[9Feb21, p.115] John Constable is castigated as a purveyor of picturesque porn, and subjected to ridicule, particularly Hay Wain reworked by Kennard. Others cited as taking a swipe at Constable include "Paul Reas in Flogging a Dead Horse (1993) and in Darren Almond’s Night for Day (2001)" (p.115) depicting loss of industry and revisiting the sites of paintings respectively (see theguardian.com). Dimbleby's A Picture of Britain (2005) is on the course reading list and that notes (p.159) that Constable's depiction of the picturesque was more admired on the Continent than in the UK and he sold few landscapes here in his lifetime (Carey, 2022).
This is a good time to come to the defence of Constable, an easy target for glib criticism. There is a show of his late work about to close at the Royal Academy and a new biography has just been published.
In the online publicity, the RA states, "These 12 [late] years are characterised by expressive brushwork … [which] … had an important impact on the next generation of painters, heralding the beginning of important movements in the late 19th century." (RA, 2021)
In a review of James Hamilton's biography (2022), Laura Freeman (2022)
Have we got Constable wrong? The Constable of James Hamilton’s illuminating biography is a radical, an artist possessed of an “experimental burn” to paint the skies and seasons in new lights. In the 20th century, Hamilton argues, Constable was a victim of “miscasting”, his pictures dismissed as “quaintly old-fashioned”. The impressionists had stolen his thunder. Critics forgot that when it came to broken colour, modern subjects and the “lurid tones of industrialisation” Constable had got there before Monet, Manet, Pissarro and all that Paris crowd. Constable was the overlooked revolutionary.
The paintings in the RA show bear this out. While there are examples of the relatively conventional Constable, of far more interest are the radical late pieces such as Stonehenge and Rainstorm...
STOP PRESS 6th July 2022
Just Stop Oil protesters glue themselves to Constable’s Hay Wain at National Gallery
Protesters also covered the painting with a ‘dystopian’ version of the scene
The Times reported yesterday that Hay Wain's iconic status had again been reinforced when anti-internal-combustion EcoProtesters stuck themselves to the frame and posted up a variant,
The artwork, completed in 1821, shows an idyllic vision of the millpond at Flatford on the River Stour in Suffolk. According to the group, the new print “depicts a nightmare scene that demonstrates how oil will destroy our countryside”.
“The river has gone ... replaced by a road,” a spokesman said. “Planes fill the sky, pollution belches from cities on the horizon, trees are scorched by wildfires, an old car is dumped in front of the mill and the famous hay wain cart carries an old washing machine.”
Just Stop Oil are calling on the government to end new oil and gas facilities and for art institutions to join their group in civil resistance.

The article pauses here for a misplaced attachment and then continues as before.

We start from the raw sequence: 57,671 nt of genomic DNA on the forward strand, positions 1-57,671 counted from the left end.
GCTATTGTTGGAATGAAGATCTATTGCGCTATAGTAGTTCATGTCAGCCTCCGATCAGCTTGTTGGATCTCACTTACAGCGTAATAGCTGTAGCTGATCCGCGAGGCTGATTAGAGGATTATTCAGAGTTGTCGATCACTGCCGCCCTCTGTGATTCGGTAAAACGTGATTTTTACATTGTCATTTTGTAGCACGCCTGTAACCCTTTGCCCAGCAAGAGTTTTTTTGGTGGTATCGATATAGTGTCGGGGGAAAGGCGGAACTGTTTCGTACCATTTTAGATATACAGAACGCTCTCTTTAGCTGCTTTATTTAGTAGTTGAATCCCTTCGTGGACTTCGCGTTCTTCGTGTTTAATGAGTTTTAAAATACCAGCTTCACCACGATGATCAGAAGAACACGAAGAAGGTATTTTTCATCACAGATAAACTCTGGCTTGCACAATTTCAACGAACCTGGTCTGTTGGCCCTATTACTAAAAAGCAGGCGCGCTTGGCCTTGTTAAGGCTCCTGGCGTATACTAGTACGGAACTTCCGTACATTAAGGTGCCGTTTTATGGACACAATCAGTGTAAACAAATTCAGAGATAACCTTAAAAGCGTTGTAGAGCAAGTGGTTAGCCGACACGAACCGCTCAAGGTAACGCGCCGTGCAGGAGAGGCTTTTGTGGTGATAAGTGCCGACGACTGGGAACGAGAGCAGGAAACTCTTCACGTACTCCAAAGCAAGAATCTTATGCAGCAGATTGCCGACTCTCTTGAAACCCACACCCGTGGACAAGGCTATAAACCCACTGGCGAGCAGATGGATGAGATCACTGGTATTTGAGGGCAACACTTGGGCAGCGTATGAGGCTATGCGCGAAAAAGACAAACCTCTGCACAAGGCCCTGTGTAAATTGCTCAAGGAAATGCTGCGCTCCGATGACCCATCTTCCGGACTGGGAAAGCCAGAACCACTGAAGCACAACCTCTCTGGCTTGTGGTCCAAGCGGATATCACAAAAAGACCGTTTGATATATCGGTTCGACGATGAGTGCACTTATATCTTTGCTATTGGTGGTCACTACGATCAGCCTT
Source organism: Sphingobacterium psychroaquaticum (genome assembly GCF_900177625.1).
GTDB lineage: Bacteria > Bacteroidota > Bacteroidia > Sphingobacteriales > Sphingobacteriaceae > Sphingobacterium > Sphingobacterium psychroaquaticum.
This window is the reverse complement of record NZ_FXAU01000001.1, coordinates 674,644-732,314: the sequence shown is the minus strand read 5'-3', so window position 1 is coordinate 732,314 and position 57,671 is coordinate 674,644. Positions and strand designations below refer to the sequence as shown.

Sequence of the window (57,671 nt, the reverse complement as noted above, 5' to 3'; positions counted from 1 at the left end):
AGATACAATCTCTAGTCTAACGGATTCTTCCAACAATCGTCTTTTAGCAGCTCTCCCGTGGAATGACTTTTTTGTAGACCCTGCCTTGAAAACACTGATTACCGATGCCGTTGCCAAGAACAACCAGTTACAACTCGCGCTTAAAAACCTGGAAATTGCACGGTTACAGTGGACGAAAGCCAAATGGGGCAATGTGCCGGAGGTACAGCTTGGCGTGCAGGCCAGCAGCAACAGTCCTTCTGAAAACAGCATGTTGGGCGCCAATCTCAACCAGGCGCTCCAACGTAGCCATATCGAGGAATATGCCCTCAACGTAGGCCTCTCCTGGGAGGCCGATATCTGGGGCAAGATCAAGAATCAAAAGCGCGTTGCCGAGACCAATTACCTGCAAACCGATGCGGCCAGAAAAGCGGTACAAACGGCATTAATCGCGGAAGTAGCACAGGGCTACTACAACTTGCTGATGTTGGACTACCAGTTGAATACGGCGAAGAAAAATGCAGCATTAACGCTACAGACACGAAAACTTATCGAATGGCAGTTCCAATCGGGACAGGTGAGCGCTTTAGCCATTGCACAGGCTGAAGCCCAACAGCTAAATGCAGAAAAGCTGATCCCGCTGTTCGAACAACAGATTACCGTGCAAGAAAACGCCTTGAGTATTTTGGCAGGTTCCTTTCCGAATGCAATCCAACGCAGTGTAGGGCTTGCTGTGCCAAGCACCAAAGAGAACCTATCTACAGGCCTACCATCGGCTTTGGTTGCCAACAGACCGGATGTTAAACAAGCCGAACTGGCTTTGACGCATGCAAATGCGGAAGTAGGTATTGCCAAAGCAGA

Peter Chappell, The Times, 5 July 2022
Chappell, P. (2022) Just Stop Oil protesters glue themselves to Constable’s Hay Wain at National Gallery [online]. thetimes.co.uk. Available from https://www.thetimes.co.uk/article/63fdd64a-fbb1-11ec-88db-ae1b6b9bdd3e?shareToken=7ba516d016d681c7b7b24c9977b060d0 [Accessed 6 July 2022].
[p.117] Back to Kennard's Hay Wain..., this has proved very popular over the years, used by CND and the Greenham Common protesters. The cmat. quotes Liz Wells (2011, p.21)
. .. as political rhetoric, the composite effectively draws attention to
the dangers of annihilation through suggesting what might happen if a
nuclear war was played out on British land. Photomontage may not be
subtle but it is effective as a tactic when the aim is to make a point
quickly and directly. We grasp immediately that Britain is under threat.
Liz Wells, 2011, p.21
then goes on to note that nowadays the immediate threat is environmental rather than military and cites Epstein, Burtynsky and Halso as practitioners in this area.
Epstein's American Power (2009) was a five-year project inspired by an initial study of an Ohio town that had been bought up by American Electric Power. Epstein states,
I was not the same after this trip. The cost of growth, with its implicit energy demands, had become terrifyingly vivid. I had seen first-hand the grave results of fossil fuel production on human life and our ecosystem.
To further examine the role of energy in the United States, I embarked on a five-year-long, twenty-five-state project called American Power. I photographed a consumerist society inured to the consequences of unbridled consumption.
Similarly, Edward Burtynsky investigated Oil (2009) which looked at "just how tightly connected all of our global activity was to petrol and its raw material – oil … [and considered] … images of extraction and refinement; t he consumption of oil and motor culture; and abandoned ‘oilfields run dry’ and motor vehicles of all descriptions resigned to huge scrap heaps" (LPE, p.117). Burtynsky also photographed decommissioned military aircraft and the Chittagong the ship breakers in Bangladesh (figs C4 and C5).
In The Last Days of Shishmaref (2008), Dana Lixenberg illustrates an Alaskan community threatened by climate change (figs.C6-7).
Finally in this section, Ilkka Halso constructs fictional scenes to emphasise mankind's threat to nature, notably Museum of Nature and Naturale, depicting preservation warehouses built to maintain biodiversity.